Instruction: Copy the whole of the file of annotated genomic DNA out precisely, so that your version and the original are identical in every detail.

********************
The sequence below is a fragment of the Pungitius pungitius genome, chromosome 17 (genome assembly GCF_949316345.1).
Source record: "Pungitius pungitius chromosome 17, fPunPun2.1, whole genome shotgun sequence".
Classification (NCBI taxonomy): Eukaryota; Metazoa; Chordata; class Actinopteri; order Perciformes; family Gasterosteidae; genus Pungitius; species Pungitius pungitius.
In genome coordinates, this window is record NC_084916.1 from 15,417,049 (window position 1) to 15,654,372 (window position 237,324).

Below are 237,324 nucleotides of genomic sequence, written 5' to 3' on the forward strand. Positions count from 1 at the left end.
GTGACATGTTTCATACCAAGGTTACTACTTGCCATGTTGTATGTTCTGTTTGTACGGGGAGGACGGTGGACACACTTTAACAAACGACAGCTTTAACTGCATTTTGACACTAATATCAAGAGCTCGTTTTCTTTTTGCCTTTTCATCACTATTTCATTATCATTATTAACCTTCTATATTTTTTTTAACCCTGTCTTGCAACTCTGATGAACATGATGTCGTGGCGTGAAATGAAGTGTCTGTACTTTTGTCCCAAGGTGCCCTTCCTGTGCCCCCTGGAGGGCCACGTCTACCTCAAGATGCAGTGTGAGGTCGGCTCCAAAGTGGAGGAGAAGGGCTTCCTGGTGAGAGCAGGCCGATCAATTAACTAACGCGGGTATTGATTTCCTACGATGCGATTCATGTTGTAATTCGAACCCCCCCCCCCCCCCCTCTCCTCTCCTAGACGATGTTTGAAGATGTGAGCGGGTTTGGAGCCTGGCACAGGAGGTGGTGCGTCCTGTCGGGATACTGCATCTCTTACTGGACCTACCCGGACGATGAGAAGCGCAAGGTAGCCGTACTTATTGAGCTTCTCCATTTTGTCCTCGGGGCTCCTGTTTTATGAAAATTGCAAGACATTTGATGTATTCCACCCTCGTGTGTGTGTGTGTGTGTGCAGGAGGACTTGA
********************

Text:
The sequence below is a fragment of the Pungitius pungitius genome, chromosome 17 (genome assembly GCF_949316345.1).
Source record: "Pungitius pungitius chromosome 17, fPunPun2.1, whole genome shotgun sequence".
Classification (NCBI taxonomy): Eukaryota; Metazoa; Chordata; class Actinopteri; order Perciformes; family Gasterosteidae; genus Pungitius; species Pungitius pungitius.
In genome coordinates, this window is record NC_084916.1 from 15,417,049 (window position 1) to 15,654,372 (window position 237,324).

Below are 237,324 nucleotides of genomic sequence, written 5' to 3' on the forward strand. Positions count from 1 at the left end.
GTGACATGTTTCATACCAAGGTTACTACTTGCCATGTTGTATGTTCTGTTTGTACGGGGAGGACGGTGGACACACTTTAACAAACGACAGCTTTAACTGCATTTTGACACTAATATCAAGAGCTCGTTTTCTTTTTGCCTTTTCATCACTATTTCATTATCATTATTAACCTTCTATATTTTTTTTAACCCTGTCTTGCAACTCTGATGAACATGATGTCGTGGCGTGAAATGAAGTGTCTGTACTTTTGTCCCAAGGTGCCCTTCCTGTGCCCCCTGGAGGGCCACGTCTACCTCAAGATGCAGTGTGAGGTCGGCTCCAAAGTGGAGGAGAAGGGCTTCCTGGTGAGAGCAGGCCGATCAATTAACTAACGCGGGTATTGATTTCCTACGATGCGATTCATGTTGTAATTCGAACCCCCCCCCCCCCCCCTCTCCTCTCCTAGACGATGTTTGAAGATGTGAGCGGGTTTGGAGCCTGGCACAGGAGGTGGTGCGTCCTGTCGGGATACTGCATCTCTTACTGGACCTACCCGGACGATGAGAAGCGCAAGGTAGCCGTACTTATTGAGCTTCTCCATTTTGTCCTCGGGGCTCCTGTTTTATGAAAATTGCAAGACATTTGATGTATTCCACCCTCGTGTGTGTGTGTGTGTGTGCAGGAGGACTTGA